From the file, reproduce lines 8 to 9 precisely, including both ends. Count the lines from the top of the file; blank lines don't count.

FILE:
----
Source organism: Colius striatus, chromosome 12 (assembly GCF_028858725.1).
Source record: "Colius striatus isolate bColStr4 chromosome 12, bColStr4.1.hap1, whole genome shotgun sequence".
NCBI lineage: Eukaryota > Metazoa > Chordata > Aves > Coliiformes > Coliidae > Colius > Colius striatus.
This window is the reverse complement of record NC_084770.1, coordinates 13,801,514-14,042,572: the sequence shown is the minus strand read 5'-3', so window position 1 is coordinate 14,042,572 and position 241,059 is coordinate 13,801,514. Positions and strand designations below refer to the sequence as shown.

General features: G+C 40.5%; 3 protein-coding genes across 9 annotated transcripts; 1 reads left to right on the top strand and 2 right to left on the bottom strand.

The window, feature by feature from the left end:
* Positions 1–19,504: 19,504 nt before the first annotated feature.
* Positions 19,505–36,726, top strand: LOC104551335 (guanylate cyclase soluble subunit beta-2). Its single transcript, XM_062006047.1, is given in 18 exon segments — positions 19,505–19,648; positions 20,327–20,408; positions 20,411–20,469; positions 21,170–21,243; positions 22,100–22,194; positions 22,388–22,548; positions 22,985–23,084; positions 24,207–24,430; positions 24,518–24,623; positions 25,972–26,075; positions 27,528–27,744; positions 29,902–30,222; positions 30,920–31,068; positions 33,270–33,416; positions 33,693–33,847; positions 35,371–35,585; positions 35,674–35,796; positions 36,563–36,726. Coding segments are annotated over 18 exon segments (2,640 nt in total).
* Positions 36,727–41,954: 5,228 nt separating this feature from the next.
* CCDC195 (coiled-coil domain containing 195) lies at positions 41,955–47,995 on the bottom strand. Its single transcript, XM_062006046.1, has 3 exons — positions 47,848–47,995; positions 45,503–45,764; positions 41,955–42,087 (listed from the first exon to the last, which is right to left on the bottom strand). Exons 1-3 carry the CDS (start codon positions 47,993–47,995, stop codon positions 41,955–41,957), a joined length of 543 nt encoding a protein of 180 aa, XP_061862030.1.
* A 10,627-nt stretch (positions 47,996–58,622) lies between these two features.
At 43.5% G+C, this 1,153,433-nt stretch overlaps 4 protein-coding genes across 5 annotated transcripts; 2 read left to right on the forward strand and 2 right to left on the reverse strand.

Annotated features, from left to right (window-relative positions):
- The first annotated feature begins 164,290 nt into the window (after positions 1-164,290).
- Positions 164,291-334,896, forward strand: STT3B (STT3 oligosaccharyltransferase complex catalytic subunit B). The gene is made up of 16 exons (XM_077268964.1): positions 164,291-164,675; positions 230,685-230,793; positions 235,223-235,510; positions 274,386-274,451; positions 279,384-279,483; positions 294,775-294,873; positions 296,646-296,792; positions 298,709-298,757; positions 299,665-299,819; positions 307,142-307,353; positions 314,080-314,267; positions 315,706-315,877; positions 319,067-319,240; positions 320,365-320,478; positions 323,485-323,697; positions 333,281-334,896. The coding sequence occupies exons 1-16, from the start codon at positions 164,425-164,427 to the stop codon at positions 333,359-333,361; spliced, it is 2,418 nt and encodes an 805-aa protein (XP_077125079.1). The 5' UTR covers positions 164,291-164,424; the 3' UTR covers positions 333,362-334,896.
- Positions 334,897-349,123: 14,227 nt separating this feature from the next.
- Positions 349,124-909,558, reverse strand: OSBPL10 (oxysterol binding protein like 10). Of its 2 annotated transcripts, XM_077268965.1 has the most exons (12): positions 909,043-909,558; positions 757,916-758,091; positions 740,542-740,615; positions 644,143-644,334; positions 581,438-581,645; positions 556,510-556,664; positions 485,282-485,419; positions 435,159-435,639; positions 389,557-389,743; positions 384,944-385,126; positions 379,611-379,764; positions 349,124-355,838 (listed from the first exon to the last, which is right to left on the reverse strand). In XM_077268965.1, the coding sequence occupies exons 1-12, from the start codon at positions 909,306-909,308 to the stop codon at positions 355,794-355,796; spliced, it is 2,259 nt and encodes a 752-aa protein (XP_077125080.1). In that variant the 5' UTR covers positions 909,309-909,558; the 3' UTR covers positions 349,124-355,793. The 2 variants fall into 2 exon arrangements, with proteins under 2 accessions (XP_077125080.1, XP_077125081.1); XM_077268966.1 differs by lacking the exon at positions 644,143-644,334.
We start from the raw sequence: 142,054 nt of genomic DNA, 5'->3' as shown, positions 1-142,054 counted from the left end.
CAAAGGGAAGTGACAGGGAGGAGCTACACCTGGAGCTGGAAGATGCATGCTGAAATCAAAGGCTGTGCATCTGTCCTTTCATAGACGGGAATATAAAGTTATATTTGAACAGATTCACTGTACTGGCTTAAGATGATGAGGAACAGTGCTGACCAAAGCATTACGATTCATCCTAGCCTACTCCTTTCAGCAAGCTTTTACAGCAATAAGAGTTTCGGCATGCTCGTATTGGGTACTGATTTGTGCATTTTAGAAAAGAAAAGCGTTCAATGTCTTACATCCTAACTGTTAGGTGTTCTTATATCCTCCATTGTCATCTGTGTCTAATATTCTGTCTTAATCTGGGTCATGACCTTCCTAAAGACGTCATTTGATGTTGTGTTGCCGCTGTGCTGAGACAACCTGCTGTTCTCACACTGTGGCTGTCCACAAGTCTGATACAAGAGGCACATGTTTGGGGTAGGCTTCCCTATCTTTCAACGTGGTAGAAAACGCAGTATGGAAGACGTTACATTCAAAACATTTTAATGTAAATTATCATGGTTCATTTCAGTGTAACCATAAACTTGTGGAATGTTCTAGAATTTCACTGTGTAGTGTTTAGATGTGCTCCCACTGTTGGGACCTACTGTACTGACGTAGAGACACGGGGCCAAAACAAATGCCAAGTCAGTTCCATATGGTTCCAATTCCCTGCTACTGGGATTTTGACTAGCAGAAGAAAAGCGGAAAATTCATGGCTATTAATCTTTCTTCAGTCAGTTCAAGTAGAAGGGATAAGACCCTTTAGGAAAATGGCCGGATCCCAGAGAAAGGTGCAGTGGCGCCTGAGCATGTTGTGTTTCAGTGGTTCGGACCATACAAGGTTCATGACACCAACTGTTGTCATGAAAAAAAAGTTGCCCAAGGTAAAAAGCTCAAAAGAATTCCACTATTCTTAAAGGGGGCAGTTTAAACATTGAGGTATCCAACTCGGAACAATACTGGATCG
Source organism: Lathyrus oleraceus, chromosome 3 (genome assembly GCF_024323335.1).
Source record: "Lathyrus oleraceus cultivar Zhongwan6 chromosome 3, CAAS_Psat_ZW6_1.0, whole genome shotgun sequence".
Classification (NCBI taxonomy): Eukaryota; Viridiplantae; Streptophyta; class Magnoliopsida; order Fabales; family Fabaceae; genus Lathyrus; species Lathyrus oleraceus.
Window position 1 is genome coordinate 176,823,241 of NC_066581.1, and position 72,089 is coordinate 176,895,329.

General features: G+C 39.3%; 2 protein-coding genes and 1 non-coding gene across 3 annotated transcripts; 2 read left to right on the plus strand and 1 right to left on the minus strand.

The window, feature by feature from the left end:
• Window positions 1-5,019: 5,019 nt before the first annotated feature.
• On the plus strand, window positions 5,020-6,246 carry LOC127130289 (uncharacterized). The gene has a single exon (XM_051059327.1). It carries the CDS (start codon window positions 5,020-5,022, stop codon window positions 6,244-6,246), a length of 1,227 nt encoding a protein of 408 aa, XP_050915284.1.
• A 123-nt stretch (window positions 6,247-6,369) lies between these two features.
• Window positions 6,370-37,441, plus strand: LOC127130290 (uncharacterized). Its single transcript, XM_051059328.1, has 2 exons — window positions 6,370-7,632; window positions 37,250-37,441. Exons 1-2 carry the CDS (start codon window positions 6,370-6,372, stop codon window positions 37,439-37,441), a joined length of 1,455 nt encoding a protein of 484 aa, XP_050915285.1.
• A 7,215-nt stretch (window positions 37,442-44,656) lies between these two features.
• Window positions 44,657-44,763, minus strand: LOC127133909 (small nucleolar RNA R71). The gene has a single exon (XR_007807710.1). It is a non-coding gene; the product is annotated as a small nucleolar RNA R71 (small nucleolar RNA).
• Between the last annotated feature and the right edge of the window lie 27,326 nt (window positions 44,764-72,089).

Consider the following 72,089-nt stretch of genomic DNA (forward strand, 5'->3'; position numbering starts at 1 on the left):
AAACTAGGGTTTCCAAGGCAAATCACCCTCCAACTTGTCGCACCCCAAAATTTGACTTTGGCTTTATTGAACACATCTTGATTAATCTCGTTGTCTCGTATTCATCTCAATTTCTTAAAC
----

* Positions 19,505–36,726, top strand: LOC104551335 (guanylate cyclase soluble subunit beta-2). Its single transcript, XM_062006047.1, is given in 18 exon segments — positions 19,505–19,648; positions 20,327–20,408; positions 20,411–20,469; positions 21,170–21,243; positions 22,100–22,194; positions 22,388–22,548; positions 22,985–23,084; positions 24,207–24,430; positions 24,518–24,623; positions 25,972–26,075; positions 27,528–27,744; positions 29,902–30,222; positions 30,920–31,068; positions 33,270–33,416; positions 33,693–33,847; positions 35,371–35,585; positions 35,674–35,796; positions 36,563–36,726. Coding segments are annotated over 18 exon segments (2,640 nt in total).
* Positions 36,727–41,954: 5,228 nt separating this feature from the next.